Editor’s note: This episode was filmed under strict guidelines due to the coronavirus pandemic. Safety parameters were followed to protect the health of the dancers and video production team.
If Cities Could Dance is KQED Arts' award-winning video series featuring dancers across the country who represent their city's signature moves.
Kamry James had just gone through a bad breakup when she decided to try roller skating in 2019. It was love at first roll. “I would dream about roller skating,” she remembers. “I would wake up and go to work and be like, I just want to roller skate.” Not long after, she moved from Seattle to Los Angeles, where she started skating the city’s iconic beach boardwalks, surrounded by the OG skaters who made L.A.’s scene legendary.
In the past year, roller skating hit the mainstream as a safe and relatively accessible pandemic-era pastime, its international popularity bolstered by people recording their shaky progress on social media. Skates were sold out for months, and skaters have become major influencers on Instagram and TikTok. But longtime skaters like the community James found in L.A. are quick to remind everyone: This isn’t a fad.
“This is our culture. This is our lifestyle, passed down generations,” says Raquel “Roxy” Young, a third-generation rink skater. For Angelenos, roller skating is more than a roll down the block. Taking inspiration from break dancing and other skate scenes around the country, they developed their own style of dance.
Much of that style was honed in Venice Beach, where OG jam skaters with boom boxes in hand, claimed the boardwalk as their outdoor roller rink, showing off acrobatic freestyle moves, flips and choreographed routines. In 1978, Los Angeles Mayor Tom Bradley even declared Venice “the roller skating capital of the world.” Among the stars attracting huge crowds were the legendary Bad Boyz crew. But with the crowds came excessive policing. In the early 80s, Many of the OGs were arrested for playing loud music and pushed off the floor by police.
“They struggled to have their skate safe haven at Venice,” says Alicia Reason, a professional skater and mentee of OG Venice skaters.“There's been so many trials and tribulations that our culture has dealt with and we always rise from it.”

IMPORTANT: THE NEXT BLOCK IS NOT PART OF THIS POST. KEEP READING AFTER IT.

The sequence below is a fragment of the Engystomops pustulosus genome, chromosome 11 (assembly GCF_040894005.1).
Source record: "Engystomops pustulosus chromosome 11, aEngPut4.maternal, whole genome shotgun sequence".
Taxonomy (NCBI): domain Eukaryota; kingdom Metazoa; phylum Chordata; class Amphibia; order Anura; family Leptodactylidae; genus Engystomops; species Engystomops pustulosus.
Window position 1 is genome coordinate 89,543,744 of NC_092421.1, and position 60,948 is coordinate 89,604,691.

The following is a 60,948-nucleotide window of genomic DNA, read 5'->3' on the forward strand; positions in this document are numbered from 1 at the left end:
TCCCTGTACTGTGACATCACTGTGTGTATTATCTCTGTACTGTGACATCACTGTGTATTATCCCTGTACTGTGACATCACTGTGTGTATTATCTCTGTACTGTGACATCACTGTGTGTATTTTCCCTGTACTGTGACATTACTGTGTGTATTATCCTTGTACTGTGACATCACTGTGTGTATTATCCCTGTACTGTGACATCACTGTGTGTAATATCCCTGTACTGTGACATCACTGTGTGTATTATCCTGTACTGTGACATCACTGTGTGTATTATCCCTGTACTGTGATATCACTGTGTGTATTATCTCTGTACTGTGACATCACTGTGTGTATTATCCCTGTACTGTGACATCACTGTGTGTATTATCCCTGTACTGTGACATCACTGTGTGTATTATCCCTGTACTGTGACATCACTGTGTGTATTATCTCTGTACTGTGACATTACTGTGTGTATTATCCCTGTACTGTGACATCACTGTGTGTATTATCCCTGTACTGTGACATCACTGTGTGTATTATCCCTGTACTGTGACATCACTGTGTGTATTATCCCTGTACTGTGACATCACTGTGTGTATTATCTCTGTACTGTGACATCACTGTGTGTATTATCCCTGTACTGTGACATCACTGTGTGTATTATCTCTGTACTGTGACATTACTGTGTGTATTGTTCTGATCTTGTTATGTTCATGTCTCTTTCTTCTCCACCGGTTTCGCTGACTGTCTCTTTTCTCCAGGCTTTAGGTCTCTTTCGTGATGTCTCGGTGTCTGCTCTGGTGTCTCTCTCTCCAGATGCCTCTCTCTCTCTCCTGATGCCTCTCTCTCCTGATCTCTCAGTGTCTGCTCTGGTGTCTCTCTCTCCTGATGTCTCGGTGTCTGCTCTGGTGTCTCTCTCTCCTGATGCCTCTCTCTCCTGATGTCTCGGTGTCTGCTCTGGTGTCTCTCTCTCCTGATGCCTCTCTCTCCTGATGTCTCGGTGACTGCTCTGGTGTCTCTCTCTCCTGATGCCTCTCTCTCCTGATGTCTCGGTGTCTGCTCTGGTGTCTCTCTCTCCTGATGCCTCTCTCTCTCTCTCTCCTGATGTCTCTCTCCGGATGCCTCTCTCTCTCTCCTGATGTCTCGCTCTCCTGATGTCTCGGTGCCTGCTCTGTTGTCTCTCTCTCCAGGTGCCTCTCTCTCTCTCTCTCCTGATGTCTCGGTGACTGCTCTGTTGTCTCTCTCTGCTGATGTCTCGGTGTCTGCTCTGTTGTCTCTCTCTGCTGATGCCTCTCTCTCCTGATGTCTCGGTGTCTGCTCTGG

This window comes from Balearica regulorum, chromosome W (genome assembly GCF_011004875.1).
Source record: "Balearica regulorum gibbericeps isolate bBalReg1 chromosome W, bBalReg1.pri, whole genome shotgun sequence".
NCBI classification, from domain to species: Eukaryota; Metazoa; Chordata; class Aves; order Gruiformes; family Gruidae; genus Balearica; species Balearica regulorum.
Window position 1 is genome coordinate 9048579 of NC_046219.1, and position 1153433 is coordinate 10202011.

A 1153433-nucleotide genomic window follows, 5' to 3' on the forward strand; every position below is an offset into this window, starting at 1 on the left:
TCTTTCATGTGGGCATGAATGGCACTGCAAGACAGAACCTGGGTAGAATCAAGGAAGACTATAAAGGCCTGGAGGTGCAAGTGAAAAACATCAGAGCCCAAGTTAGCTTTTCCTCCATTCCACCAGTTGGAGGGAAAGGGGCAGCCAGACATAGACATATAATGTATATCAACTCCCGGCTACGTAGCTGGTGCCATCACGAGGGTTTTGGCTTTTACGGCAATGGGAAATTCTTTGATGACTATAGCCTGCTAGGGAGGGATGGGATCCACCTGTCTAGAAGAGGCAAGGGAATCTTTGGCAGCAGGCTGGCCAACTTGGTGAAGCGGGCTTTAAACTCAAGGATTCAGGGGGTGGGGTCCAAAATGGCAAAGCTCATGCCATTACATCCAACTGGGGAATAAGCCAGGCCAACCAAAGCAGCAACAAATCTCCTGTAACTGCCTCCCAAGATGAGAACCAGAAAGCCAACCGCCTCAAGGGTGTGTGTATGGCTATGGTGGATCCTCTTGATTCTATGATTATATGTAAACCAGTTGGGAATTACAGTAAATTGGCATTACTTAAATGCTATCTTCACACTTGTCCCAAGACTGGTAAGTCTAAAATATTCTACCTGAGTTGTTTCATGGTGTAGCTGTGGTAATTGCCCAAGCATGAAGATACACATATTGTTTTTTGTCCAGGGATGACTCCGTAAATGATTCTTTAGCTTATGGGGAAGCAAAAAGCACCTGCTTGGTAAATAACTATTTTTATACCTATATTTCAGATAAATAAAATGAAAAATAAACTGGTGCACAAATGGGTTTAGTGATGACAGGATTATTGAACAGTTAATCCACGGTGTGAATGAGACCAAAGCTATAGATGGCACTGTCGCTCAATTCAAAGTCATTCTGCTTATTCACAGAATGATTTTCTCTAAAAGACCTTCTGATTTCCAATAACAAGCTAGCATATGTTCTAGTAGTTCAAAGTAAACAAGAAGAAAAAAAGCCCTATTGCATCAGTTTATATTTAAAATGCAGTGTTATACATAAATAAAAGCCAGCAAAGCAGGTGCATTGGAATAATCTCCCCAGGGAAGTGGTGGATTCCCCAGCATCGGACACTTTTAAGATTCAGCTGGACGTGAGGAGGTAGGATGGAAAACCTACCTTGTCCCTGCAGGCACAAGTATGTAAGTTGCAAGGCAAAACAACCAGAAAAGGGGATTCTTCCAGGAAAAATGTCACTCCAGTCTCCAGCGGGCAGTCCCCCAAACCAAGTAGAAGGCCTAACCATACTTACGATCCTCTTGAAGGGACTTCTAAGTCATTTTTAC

While outdoor skating is a spectacle for anyone to watch and builds visibility for the dance form, local rinks are just as important to the L.A. skating scene. Indoors, the action is high-paced, with skaters zipping around the edge of the rink doing tricks, flips, slides and dips. “In a rink, every single night, it's lit,” says Lily Ruiz, who’s been skating since she was a kid. “There are people who go there religiously. To be honest, they probably go to the rink more than they go to church.”
There’s a sense of community in rinks that can’t be replicated outdoors, she explains. It’s less of a meeting of friendly strangers, and more of a family reunion. You’ll find skaters of all ages, from as old as 80 to as young as fourteen months. “If you can walk, you can skate,” says Ahmber Azali as she teaches her one-year-old daughter.
Like the OGs at Venice Beach, Black rink skaters have long fought for their space to skate. In the early 50s, rinks often discriminated against or barred Black skaters. Today, skate rinks impose rules that affect mainly Black patrons, like outlawing micro fiberglass wheels (which make it easier to slide) or skates without toe stops—styles preferred by Black skaters.
Paradoxically, skating’s newfound popularity comes against a backdrop of rink closures as skate communities struggle to exist. In Los Angeles County, popular rinks like Skate Depot and Flippers are shells of their former glory. Maybe the most heartbreaking closure is World on Wheels, the iconic rink that rapper Nipsey Hussle helped reopen in 2017 after its first closing. In November 2020, it closed for good.
“It's very devastating. And we've been trying to fight it,” says Young, who is also Nipsey Hussle’s cousin. For her, skating is therapy. To go without it is an unfathomable proposition. “It's helped me go through a lot of dark nights and a lot of emotional experiences. I say it has saved my life,” she says.
When the pandemic shut down rinks, she tried skating in her living room, but she needed the full experience. “I called up some friends and I made a little outdoor skate party,” she says. In July 2020, she organized the first ROXY’s Backyard Sk8boogie, now a monthly event with as many as 1,500 skaters of all kinds attending. Young invited small Black businesses to be vendors. “We needed this,” she explains.
That community-minded impulse has spurred others to create spaces and groups for Black skaters. Ruiz—a leading critic of those who profit from a culture created by BIPOC skaters—created the Instagram account Casting Black Skaters. The objective is to bring visibility and opportunities to talented skaters who might otherwise be overlooked by brands capitalizing on the popularity of roller skating.
Similarly, James, herself a TikTok star, established SISTA Skate at the height of 2020’s racial reckoning, using the Instagram account to connect Black and brown women and non-binary skaters.
The pandemic wasn’t the first threat to L.A.’s skating scene, which means the community was determined to meet the challenge head-on. “Roller skating, that's just something that Black people are never going to stop doing,” says Ruiz. “And it's the one thing you just simply can't take away from nobody.” — Article by Chinwe Oniah
L.A. is known as the skate capital of the world. With a recent resurgence in jam skating, check out the songs skaters are grooving to on the rink and on the streets.